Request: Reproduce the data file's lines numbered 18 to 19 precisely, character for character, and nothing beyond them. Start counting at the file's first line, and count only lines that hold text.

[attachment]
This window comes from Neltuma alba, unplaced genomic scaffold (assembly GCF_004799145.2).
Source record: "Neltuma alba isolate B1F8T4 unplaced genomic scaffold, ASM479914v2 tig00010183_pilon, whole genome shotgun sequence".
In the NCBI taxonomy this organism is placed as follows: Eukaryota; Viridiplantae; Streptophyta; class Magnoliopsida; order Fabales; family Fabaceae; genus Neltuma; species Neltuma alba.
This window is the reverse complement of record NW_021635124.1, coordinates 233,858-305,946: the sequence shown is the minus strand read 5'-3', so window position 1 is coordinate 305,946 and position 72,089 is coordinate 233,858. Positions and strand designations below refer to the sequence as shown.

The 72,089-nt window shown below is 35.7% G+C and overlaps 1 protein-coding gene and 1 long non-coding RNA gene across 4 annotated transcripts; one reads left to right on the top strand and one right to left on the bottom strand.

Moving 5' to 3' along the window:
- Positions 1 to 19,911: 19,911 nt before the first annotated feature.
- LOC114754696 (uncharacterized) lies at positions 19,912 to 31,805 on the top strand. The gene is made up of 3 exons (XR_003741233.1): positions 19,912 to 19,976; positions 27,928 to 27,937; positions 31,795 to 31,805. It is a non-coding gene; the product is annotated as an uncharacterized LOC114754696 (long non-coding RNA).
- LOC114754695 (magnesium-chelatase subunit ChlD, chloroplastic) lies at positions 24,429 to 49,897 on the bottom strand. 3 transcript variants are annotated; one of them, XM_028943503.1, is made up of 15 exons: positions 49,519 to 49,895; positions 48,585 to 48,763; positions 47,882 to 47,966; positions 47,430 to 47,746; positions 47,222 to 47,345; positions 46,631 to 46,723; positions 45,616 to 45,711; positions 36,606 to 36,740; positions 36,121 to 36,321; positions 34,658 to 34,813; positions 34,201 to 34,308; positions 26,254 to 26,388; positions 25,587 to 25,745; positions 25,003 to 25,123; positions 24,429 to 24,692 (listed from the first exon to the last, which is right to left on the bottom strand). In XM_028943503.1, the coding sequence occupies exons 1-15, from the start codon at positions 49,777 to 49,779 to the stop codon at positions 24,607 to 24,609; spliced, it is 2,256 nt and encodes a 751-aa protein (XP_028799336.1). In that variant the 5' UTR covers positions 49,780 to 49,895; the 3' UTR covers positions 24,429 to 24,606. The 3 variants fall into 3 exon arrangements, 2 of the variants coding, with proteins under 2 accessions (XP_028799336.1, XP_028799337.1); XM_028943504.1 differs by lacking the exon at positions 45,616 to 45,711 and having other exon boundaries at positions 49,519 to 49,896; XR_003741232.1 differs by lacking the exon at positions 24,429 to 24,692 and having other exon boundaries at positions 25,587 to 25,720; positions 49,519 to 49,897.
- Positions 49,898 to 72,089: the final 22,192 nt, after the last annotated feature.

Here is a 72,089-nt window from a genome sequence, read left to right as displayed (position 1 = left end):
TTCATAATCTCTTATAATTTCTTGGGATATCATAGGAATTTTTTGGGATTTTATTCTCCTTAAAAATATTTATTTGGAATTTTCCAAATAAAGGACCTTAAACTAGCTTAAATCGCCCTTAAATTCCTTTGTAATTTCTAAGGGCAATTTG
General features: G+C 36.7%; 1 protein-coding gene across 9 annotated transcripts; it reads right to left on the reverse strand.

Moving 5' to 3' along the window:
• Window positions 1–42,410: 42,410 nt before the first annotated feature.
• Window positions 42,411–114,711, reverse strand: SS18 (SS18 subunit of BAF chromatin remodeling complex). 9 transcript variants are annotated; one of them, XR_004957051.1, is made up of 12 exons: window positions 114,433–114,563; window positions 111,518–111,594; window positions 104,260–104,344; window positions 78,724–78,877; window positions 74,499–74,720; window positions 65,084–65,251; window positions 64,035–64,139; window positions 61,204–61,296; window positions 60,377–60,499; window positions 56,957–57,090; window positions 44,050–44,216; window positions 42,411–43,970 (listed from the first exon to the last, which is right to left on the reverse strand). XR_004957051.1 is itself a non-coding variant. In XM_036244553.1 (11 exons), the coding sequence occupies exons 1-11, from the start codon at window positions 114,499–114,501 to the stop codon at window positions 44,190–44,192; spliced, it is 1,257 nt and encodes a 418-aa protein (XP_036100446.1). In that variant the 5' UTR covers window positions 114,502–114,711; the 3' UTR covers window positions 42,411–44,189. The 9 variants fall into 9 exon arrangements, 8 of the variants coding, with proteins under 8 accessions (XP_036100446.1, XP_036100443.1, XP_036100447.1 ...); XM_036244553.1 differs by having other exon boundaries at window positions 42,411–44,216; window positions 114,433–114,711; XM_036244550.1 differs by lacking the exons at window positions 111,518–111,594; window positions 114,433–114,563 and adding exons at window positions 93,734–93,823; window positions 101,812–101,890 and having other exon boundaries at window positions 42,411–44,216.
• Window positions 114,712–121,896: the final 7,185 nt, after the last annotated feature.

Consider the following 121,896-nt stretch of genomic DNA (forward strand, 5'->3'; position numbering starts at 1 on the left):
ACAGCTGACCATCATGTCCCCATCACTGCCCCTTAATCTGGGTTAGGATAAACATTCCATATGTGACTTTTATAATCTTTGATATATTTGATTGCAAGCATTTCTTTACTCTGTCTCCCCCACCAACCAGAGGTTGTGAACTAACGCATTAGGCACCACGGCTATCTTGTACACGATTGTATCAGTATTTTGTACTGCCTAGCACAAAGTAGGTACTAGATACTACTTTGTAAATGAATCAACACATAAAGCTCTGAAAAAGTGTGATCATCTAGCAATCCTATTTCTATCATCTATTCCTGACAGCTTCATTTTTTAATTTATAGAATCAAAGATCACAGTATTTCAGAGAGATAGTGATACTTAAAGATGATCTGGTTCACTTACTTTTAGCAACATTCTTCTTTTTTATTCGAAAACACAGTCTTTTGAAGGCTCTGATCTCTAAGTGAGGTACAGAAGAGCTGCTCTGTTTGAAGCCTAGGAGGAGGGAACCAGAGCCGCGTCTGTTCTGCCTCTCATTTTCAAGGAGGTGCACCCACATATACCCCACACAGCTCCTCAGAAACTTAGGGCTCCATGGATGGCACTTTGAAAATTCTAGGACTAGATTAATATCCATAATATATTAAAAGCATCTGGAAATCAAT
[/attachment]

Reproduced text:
Consider the following 121,896-nt stretch of genomic DNA (forward strand, 5'->3'; position numbering starts at 1 on the left):
ACAGCTGACCATCATGTCCCCATCACTGCCCCTTAATCTGGGTTAGGATAAACATTCCATATGTGACTTTTATAATCTTTGATATATTTGATTGCAAGCATTTCTTTACTCTGTCTCCCCCACCAACCAGAGGTTGTGAACTAACGCATTAGGCACCACGGCTATCTTGTACACGATTGTATCAGTATTTTGTACTGCCTAGCACAAAGTAGGTACTAGATACTACTTTGTAAATGAATCAACACATAAAGCTCTGAAAAAGTGTGATCATCTAGCAATCCTATTTCTATCATCTATTCCTGACAGCTTCATTTTTTAATTTATAGAATCAAAGATCACAGTATTTCAGAGAGATAGTGATACTTAAAGATGATCTGGTTCACTTACTTTTAGCAACATTCTTCTTTTTTATTCGAAAACACAGTCTTTTGAAGGCTCTGATCTCTAAGTGAGGTACAGAAGAGCTGCTCTGTTTGAAGCCTAGGAGGAGGGAACCAGAGCCGCGTCTGTTCTGCCTCTCATTTTCAAGGAGGTGCACCCACATATACCCCACACAGCTCCTCAGAAACTTAGGGCTCCATGGATGGCACTTTGAAAATTCTAGGACTAGATTAATATCCATAATATATTAAAAGCATCTGGAAATCAAT